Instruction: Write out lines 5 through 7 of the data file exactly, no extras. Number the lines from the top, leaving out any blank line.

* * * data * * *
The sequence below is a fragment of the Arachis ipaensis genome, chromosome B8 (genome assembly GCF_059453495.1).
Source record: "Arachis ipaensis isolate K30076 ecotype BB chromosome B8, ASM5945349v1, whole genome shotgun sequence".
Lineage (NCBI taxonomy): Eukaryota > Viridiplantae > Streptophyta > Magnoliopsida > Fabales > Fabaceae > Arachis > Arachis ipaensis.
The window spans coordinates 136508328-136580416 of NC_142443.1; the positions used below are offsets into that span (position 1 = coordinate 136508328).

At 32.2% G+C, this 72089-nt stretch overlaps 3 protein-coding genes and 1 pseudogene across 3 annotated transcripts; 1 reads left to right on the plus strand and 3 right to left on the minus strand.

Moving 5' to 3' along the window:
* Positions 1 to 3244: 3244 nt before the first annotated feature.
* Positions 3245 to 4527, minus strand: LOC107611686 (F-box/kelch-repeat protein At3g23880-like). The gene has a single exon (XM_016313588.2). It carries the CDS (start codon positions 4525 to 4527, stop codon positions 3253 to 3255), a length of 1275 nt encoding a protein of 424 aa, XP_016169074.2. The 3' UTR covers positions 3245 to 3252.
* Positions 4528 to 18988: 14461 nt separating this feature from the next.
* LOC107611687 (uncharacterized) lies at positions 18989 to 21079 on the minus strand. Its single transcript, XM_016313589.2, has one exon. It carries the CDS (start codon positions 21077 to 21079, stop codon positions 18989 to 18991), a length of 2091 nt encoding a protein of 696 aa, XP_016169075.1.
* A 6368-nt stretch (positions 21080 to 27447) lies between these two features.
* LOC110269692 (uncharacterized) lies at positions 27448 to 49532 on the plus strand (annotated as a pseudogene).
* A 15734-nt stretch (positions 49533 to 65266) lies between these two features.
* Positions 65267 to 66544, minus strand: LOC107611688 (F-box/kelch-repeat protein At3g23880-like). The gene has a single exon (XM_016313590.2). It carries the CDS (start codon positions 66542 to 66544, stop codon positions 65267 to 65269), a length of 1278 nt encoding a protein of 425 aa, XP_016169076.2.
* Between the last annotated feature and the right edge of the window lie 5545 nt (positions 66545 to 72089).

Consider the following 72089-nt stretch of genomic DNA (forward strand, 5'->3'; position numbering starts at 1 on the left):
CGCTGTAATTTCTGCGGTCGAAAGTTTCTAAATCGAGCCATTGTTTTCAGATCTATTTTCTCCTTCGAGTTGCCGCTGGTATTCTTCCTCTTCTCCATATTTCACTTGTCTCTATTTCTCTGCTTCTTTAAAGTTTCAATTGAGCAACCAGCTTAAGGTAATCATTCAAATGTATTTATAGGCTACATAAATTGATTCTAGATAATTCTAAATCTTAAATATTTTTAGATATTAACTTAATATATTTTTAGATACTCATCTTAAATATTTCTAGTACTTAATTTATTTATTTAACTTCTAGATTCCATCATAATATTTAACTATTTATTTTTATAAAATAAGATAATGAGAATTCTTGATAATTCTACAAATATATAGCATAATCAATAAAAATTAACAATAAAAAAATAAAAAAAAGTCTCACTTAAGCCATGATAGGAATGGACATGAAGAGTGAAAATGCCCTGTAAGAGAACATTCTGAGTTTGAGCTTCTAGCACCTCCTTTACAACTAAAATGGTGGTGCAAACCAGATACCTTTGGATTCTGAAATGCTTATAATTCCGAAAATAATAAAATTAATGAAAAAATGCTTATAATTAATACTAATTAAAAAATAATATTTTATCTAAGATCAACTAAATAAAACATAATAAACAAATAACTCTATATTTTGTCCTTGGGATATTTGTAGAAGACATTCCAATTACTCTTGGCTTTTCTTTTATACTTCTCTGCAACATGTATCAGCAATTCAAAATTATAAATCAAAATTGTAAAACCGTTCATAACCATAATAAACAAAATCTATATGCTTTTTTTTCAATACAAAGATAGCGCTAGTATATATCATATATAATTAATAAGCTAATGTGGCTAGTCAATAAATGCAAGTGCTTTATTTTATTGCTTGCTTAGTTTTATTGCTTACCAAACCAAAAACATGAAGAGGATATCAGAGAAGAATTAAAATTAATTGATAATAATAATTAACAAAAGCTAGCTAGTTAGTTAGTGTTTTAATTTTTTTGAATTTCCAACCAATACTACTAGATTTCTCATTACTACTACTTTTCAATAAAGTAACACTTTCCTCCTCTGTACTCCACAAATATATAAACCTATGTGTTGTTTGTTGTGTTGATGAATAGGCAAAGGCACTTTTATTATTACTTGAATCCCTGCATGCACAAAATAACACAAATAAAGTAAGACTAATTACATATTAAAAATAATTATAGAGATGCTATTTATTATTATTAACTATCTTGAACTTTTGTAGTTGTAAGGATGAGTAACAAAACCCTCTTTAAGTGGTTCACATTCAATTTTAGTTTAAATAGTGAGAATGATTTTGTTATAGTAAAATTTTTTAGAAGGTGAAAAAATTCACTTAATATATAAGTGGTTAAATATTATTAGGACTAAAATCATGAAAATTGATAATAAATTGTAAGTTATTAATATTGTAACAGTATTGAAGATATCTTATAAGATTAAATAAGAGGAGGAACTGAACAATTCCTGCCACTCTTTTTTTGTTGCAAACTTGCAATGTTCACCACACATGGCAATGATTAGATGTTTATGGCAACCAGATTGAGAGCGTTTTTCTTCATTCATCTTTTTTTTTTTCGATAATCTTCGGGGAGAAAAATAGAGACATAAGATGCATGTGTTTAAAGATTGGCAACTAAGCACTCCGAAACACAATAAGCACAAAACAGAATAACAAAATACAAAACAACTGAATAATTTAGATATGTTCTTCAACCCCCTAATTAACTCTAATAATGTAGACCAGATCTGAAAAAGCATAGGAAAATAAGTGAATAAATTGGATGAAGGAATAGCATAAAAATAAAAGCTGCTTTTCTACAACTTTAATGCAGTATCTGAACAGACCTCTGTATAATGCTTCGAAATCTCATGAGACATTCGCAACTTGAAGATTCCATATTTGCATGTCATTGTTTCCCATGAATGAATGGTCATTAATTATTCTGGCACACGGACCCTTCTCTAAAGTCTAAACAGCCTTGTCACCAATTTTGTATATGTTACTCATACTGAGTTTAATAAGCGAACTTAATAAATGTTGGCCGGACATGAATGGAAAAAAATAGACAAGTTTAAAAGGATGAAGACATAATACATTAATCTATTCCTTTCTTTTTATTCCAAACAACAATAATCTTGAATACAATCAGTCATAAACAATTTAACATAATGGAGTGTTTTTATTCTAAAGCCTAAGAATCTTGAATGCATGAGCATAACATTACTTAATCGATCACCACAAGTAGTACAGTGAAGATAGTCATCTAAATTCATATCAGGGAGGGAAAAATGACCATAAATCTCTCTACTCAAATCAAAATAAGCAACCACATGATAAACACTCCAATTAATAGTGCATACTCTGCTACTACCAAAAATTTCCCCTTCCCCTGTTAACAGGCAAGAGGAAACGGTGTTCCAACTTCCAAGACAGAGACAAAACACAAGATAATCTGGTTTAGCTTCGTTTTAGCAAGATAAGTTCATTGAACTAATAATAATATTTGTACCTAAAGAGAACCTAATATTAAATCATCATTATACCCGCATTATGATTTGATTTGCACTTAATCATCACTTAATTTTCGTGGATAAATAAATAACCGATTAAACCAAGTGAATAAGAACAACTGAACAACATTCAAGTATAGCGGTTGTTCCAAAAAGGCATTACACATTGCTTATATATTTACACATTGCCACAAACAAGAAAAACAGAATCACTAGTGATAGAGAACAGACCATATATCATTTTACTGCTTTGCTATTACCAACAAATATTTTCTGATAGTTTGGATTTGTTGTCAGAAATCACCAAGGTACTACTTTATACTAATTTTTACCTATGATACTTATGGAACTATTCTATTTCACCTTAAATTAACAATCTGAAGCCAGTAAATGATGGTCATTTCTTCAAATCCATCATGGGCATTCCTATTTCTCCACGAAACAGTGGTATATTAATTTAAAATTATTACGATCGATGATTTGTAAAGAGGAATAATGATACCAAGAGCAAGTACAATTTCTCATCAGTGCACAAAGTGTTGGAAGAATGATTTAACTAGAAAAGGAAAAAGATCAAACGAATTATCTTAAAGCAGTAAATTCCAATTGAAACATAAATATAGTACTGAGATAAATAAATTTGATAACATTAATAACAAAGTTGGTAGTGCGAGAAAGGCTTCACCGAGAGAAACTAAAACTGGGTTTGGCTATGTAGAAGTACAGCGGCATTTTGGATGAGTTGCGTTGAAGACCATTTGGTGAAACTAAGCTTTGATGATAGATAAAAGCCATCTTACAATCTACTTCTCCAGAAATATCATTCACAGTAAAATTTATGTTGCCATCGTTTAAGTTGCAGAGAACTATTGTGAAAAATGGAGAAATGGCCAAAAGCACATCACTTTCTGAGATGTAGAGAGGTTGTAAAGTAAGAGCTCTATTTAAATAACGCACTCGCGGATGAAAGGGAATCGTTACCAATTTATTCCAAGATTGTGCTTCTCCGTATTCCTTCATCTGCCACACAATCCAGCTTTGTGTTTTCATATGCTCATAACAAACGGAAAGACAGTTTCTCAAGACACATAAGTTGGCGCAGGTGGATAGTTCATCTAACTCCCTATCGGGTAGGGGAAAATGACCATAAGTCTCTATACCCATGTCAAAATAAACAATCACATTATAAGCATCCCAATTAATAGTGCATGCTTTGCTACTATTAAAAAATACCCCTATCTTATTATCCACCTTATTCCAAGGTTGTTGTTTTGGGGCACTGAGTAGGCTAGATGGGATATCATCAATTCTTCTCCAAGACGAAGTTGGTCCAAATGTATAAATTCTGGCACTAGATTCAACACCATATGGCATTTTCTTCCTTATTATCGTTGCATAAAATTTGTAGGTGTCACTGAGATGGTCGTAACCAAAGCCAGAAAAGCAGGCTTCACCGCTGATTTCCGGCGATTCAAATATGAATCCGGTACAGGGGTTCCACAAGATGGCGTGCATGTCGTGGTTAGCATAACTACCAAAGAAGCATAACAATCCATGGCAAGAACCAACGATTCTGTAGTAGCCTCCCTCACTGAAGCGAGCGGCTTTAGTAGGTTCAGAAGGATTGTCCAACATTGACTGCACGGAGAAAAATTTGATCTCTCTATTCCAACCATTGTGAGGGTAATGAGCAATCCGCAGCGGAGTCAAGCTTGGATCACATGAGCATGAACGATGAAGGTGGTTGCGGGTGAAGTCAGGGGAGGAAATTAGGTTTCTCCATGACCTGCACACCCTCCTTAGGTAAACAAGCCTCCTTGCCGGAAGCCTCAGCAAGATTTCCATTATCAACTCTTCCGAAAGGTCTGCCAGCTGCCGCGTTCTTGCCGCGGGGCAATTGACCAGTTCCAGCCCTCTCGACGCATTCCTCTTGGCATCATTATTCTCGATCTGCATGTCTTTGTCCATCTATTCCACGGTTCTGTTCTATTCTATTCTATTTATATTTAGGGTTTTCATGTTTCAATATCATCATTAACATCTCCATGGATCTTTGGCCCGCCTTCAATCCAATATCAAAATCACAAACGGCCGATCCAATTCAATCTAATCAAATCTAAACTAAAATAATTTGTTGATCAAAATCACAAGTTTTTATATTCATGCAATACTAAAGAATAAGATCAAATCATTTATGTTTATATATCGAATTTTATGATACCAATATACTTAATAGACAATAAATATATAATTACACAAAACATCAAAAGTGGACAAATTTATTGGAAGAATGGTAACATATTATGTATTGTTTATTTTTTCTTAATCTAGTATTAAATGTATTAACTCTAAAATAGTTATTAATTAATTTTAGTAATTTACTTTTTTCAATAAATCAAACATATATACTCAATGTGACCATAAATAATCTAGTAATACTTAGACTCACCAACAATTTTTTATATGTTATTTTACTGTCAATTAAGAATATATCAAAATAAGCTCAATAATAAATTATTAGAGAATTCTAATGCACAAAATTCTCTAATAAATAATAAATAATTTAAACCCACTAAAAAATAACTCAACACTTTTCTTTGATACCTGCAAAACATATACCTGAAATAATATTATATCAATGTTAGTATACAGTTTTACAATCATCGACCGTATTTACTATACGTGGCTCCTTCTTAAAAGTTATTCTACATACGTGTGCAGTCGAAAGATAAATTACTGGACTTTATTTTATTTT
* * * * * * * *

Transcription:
At 32.2% G+C, this 72089-nt stretch overlaps 3 protein-coding genes and 1 pseudogene across 3 annotated transcripts; 1 reads left to right on the plus strand and 3 right to left on the minus strand.

Moving 5' to 3' along the window:
* Positions 1 to 3244: 3244 nt before the first annotated feature.